The Government has been criticised for cutting the plug-in van and truck grants just as commercial operators begin deploying electric vehicles (EVs).
Plug-in van customers had been eligible for a 20% reduction on the vehicle purchase price, up to a maximum of £8,000.
However, fleets will now receive 35% of the purchase price for small vans, up to a maximum of £3,000 and 20% of the purchase price for a large van, up to a maximum of £6,000.
The plug-in truck grant, which had provided funding of up to £20,000, has been cut by £4,000. The new small truck grant (3.5-12 tonnes) covers 20% of the purchase price, up to a maximum of £16,000.
It will be available for the first 250 orders placed. Grants at the £16,000 rate are also limited to 10 per customer. After the 250-order limit is reached, a maximum grant rate of £6,000 will apply.
However, a new large plug-in truck grant (greater than 12 tonnes) will now offer funding of up to £25,000 – an increase of £5,000.
The eligibility has also changed meaning that to qualify all vehicles must be able to travel at least 60 miles (96km) without any emissions at all.
The changes are expected to allow the funding to last longer. Transport minister Rachel Maclean said: “The increasing choice of new vehicles, growing demand from customers and rapidly rising number of chargepoints mean that, while the level of funding remains as high as ever, given soaring demand, we are refocusing our vehicle grants on the more affordable zero emission vehicles – where most consumers will be looking and where taxpayers’ money will make more of a difference.
“We will continue to review the grant as the market grows."
The Government has also cut the plug-in car grant from £3,000 to £2,500 and excluded models that cost more than £35,000.
It says grants will no longer be available for higher-priced vehicles, “typically bought by drivers who can afford to switch without a subsidy from taxpayers”.
The plug-in vehicle grant scheme was cut in the Budget last year. It was originally introduced in 2011 and has supported the purchase of 285,000 vehicles to date.
Logistics UK says that the decision to cut grants will hinder transition in the commercial vehicle sector.
Head of public policy Michelle Gardner explained: “Switching to zero and ultra-low emission vehicles is an important focus for the logistics industry, as it works to achieve the Government’s zero emissions target by 2050.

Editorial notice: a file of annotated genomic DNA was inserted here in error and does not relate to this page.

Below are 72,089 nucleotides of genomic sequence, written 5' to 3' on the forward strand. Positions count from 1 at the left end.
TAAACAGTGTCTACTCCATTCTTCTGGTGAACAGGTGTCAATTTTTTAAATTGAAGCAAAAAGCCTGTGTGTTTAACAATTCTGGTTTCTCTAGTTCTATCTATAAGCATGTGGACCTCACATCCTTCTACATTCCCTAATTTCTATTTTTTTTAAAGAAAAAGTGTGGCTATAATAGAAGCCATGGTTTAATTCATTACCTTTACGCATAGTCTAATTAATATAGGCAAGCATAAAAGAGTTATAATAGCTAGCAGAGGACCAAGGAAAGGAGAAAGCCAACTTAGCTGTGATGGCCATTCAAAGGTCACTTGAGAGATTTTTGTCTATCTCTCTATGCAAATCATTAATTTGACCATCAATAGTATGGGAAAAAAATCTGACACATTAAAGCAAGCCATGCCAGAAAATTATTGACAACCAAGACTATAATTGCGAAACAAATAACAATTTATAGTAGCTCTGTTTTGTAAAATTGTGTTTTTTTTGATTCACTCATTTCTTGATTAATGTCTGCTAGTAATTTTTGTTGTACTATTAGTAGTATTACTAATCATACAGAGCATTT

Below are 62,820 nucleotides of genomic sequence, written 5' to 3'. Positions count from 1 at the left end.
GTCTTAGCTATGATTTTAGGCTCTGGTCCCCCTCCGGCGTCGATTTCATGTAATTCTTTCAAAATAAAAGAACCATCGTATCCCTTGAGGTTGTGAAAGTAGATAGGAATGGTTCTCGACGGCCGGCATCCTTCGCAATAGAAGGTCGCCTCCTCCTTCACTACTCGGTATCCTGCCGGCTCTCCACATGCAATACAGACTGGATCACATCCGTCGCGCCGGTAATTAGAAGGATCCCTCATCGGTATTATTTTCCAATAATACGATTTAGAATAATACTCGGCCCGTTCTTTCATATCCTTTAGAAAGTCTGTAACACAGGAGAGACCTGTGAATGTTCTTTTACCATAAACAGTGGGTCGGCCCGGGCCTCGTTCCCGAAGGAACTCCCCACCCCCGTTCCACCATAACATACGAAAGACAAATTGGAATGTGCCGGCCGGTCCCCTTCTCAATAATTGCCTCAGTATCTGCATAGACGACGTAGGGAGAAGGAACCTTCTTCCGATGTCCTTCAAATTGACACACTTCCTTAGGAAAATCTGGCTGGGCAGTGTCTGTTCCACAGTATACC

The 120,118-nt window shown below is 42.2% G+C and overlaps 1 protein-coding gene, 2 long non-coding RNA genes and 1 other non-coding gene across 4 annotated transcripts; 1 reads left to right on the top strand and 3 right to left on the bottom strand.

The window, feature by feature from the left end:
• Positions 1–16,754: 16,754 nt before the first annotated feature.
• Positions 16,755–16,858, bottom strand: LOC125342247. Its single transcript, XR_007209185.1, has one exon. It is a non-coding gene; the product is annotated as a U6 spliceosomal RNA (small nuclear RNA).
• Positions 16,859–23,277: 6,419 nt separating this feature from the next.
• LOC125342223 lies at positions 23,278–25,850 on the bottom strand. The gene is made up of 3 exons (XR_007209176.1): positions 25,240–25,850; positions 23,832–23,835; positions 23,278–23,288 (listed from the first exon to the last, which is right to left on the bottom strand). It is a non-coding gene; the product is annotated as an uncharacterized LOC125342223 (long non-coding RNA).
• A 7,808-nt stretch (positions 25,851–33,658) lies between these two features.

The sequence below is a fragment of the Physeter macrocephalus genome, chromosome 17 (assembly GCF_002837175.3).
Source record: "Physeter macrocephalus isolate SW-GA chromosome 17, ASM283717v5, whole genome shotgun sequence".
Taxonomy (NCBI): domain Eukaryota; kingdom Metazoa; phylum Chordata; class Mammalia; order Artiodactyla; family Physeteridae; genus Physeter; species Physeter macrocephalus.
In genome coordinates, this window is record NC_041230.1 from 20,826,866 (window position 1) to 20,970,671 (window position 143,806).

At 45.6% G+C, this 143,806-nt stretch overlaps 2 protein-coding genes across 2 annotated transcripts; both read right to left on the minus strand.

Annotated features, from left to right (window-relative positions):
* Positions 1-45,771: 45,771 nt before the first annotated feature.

"It is therefore disappointing to see the changes announced today to the Government’s plug in car, van and truck grants, which have been reduced for the vast majority of available models.
"Logistics UK’s members are committed to making the switch to alternatively fuelled vehicles, but with the market still to reach maturity, options are limited for operators and reducing the financial support will hinder this transition.
"After the financial impact of the COVID-19 pandemic, to enable operators to make a change within the lifecycle of their normal vehicle, it is imperative that government lays out a clear policy road map to enable operators to invest confidently, while encouraging manufacturers to develop and launch a wider range of suitable vehicles.”
Mike Hawes, chief executive of trade body the Society of Motor Manufacturers and Traders (SMMT), believes the decision to slash the grant is the wrong move at the wrong time.
“Cutting the grant and eligibility moves the UK even further behind other markets, markets which are increasing their support, making it yet more difficult for the UK to get sufficient supply.”
The British Vehicle Rental and Leasing Association (BVRLA) also criticised the timing of the decision to cut the plug-in grant.
BVRLA chief executive Gerry Keaney said: "This will come as a particular blow for the commercial vehicle sector, where BVRLA members have been working so hard to drive uptake of electric vans and trucks.
"Coming just months before the COP 26 summit and as other countries are increasing their zero emission subsidies, this move could also have a big impact on the supply of electric vehicles coming into the UK.”
The plug-in van grant criteria for small vans states they should be less than 2,500 kilograms (kg) gross vehicle weight, have CO2 emissions of less than 50g/km and can travel at least 96km (60 miles) without any emissions.
Eligible vehicles include, the Maxus eDeliver 3 (short wheelbase variants), Nissan e-NV200, Renault Kangoo ZE; and Renault Zoe Van.
The grant will pay for 35% of the purchase price for small vans, up to a maximum of £3,000.
The plug-in van grant criteria for large vans says vehicles should be between 2,500kg and 3,500kg gross vehicle weight, have CO2 emissions of less than 50g/km and travel at least 96km (60 miles) without any emissions.
Eligible vans include, the Citroen e-Dispatch, Mercedes-Benz eVito and eSprinter, Peugeot e-Expert, Renault Master ZE and Vauxhall Vivaro-e.
The grant will pay for 20% of the purchase price for these vehicles, up to a maximum of £6,000.